Sole Trade -v- Limited Company

Discussion in 'Accounts & Finance' started by DFL, Mar 13, 2008.

  1. bestforsextoys

    bestforsextoys UKBF Regular Free Member

    387 24
    I would stay a sole trader until you turn over so much and the become limited when you atleast you turn over £60,000 as you start to pay alot more

    Austin
     
    Posted: Aug 3, 2009 By: bestforsextoys Member since: Jun 12, 2009
  2. elainec100@cheapaccounting

    [email protected] UKBF Newcomer Full Member

    13,268 2,883

    with all due respect this may not be the best advice for tax purposes
     
    Posted: Aug 3, 2009 By: [email protected] Member since: Nov 4, 2005
  3. Which Network

    Which Network UKBF Regular Full Member

    317 37
    As someone with a small business, this is one of the issues I have the most difficulty in grasping. Over my professional career I have had 5 accountants and they have all had different opinions on this.

    If I strip away any complications, and take things right back to basics. Is it true that if trading as a limited company I can just pay myself the minimum wage and take the rest of my income (I mean this in the sense that it is money coming in, not as an accountancy term) in dividends saving myself some money on Nat Ins payments, and a little in tax?
     
    Posted: Aug 18, 2009 By: Which Network Member since: Jul 13, 2009
  4. elainec100@cheapaccounting

    [email protected] UKBF Newcomer Full Member

    13,268 2,883
    You can pay yourself a salary and then take any remaining profit after allowing for corporation tax as dividend (no NI on dividends), see this link:

    http://www.cheapaccounting.co.uk/fivesalary.php

    profit is not the same as money coming in - but you need to understand it to work out the dividend available I'm afraid.
     
    Posted: Aug 18, 2009 By: [email protected] Member since: Nov 4, 2005
  5. ExtinctFire

    ExtinctFire UKBF Newcomer Free Member

    82 4

    thanks for this, i don't know why i haven't seen this post before hmmmm, anyways i decided to go sole trader, i may change at a later date but i'll stick to sole trader for now as im just getting started.

    thank you for your pro's and con's list though, very helpful :)
     
    Posted: Sep 3, 2009 By: ExtinctFire Member since: Feb 11, 2009
  6. mahutchinson

    mahutchinson UKBF Newcomer Free Member

    1,058 110
    Income tax rates are falling ???
     
    Posted: Sep 3, 2009 By: mahutchinson Member since: Mar 17, 2008
  7. JamesCartwright

    JamesCartwright UKBF Enthusiast Free Member

    675 102
    Posted: Sep 9, 2009 By: JamesCartwright Member since: Jun 1, 2009
  8. gogsy

    gogsy UKBF Newcomer Free Member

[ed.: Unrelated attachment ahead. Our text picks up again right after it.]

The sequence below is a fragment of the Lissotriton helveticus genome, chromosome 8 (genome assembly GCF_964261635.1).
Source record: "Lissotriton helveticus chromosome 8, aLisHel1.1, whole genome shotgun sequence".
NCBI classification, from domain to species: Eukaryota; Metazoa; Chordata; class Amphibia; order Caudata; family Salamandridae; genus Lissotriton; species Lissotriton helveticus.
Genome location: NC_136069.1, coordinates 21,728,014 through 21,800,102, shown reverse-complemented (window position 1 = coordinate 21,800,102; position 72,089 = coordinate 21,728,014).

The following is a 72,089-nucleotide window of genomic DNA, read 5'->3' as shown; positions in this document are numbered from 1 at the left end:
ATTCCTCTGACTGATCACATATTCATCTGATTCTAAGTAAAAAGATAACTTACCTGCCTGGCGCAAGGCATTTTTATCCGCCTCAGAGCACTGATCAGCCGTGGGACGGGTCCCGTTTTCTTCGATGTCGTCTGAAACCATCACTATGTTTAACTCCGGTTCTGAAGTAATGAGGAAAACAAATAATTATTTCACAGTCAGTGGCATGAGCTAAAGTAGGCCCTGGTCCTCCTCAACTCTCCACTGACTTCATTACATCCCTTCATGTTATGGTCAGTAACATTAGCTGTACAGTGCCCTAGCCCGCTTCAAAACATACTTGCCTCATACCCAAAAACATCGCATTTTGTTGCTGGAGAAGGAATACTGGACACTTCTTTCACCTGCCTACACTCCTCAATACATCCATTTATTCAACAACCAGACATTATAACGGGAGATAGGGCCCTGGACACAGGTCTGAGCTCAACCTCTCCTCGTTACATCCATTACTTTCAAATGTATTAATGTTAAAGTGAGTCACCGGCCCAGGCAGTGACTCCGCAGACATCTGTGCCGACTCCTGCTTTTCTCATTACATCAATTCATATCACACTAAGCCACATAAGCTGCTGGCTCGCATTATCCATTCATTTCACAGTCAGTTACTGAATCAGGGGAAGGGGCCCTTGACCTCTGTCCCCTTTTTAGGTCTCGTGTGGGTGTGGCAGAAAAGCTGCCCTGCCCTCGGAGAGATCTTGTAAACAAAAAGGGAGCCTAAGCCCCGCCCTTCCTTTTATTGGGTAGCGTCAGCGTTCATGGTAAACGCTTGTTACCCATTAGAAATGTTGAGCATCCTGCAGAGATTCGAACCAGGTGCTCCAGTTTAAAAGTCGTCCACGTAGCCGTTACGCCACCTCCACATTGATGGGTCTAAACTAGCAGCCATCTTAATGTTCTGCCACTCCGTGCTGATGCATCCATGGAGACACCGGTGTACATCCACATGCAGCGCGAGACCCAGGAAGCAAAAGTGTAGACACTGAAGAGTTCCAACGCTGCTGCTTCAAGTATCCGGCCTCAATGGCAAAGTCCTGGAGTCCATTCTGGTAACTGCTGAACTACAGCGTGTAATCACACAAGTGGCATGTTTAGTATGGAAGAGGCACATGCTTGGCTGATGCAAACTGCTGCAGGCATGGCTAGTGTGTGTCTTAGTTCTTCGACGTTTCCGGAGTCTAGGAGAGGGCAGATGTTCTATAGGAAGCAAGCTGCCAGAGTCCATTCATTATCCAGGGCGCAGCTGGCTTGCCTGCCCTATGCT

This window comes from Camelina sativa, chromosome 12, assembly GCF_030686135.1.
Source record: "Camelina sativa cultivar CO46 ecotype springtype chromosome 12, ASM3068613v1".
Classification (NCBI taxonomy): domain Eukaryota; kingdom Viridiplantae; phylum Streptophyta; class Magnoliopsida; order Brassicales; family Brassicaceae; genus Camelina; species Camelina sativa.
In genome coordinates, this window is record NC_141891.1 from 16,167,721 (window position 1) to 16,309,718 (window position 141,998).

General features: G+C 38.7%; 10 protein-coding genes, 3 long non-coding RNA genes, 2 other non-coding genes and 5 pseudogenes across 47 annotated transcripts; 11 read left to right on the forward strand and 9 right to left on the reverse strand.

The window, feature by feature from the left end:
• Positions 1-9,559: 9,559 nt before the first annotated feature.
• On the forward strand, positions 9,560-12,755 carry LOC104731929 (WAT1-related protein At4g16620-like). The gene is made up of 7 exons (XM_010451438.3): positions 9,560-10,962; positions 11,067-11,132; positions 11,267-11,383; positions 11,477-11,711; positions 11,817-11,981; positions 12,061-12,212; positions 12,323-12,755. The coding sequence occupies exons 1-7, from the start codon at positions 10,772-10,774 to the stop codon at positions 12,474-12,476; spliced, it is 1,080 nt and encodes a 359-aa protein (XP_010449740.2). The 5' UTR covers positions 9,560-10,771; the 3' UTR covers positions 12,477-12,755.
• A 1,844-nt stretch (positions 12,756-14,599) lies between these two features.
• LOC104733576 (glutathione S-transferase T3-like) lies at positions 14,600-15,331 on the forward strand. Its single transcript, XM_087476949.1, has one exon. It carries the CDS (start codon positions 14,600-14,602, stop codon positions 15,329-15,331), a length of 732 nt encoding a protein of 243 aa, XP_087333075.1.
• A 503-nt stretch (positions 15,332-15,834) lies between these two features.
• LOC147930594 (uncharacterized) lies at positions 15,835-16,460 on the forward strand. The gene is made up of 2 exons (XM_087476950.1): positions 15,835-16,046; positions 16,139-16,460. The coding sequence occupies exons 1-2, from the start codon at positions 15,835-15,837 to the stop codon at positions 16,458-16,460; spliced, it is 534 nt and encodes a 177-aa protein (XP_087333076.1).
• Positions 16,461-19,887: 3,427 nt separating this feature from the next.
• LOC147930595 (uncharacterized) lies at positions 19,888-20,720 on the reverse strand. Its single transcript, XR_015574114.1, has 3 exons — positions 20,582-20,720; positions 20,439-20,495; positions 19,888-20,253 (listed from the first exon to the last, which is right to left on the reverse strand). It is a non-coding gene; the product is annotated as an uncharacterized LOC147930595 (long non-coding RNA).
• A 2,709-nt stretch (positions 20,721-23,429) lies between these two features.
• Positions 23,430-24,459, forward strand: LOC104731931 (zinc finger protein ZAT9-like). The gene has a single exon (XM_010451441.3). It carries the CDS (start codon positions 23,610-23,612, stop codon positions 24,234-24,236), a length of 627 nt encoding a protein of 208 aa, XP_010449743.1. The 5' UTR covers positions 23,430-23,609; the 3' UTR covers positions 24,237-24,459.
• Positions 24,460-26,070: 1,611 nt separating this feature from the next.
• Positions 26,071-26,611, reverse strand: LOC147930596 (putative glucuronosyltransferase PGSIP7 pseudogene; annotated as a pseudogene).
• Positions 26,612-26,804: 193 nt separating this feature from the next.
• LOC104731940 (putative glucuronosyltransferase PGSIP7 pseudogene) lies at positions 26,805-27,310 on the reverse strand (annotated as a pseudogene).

6 0
    This is great stuff. As a newbie can I just get clarification of something? If a small business director takes dividend (after Corporation Tax as stated above) is there only a further personal tax liability if this takes total income above the 40% threshold? If so at what rate is tax payable?

    Also would tax only be payable on that part of the dividend that represents income above the higher rate threshold?
     
    Posted: Sep 15, 2009 By: gogsy Member since: Sep 15, 2009
  9. elainec100@cheapaccounting

    [email protected] UKBF Newcomer Full Member

    13,268 2,883
    great calculator here for your question:

    http://www.contractorcalculator.co.uk/Dividend_Tax_Calculator.aspx
     
    Posted: Sep 15, 2009 By: [email protected] Member since: Nov 4, 2005
  10. gogsy

    gogsy UKBF Newcomer Free Member

    6 0
    elaine

    many thanks - that really helps
     
    Posted: Sep 15, 2009 By: gogsy Member since: Sep 15, 2009
  11. Spongebob

    Spongebob UKBF Ace Free Member

    2,192 1,105
    On reflection I have come to the conclusion that potential tax savings are something of a red herring and that anyone running a business without the benefits of limited liability is a fool.

    Nobody can predict the future, and while one may confidently plan to run a business without debt liabilities creep up on you whether to suppliers and utility companies, the taxman, or to customers if you take deposits. A sudden downturn in trade or a personal crisis such as illness can easily render a small business insolvent, particularly in its early days when money is inevitably tight anyway and no profits have been retained.

    The small amount of extra paperwork and minimal extra accountancy cost is a very small price to pay for the security of limited liability. Without it you may well lose everything if things don't go according to plan, including your home.
     
    Last edited: Oct 12, 2009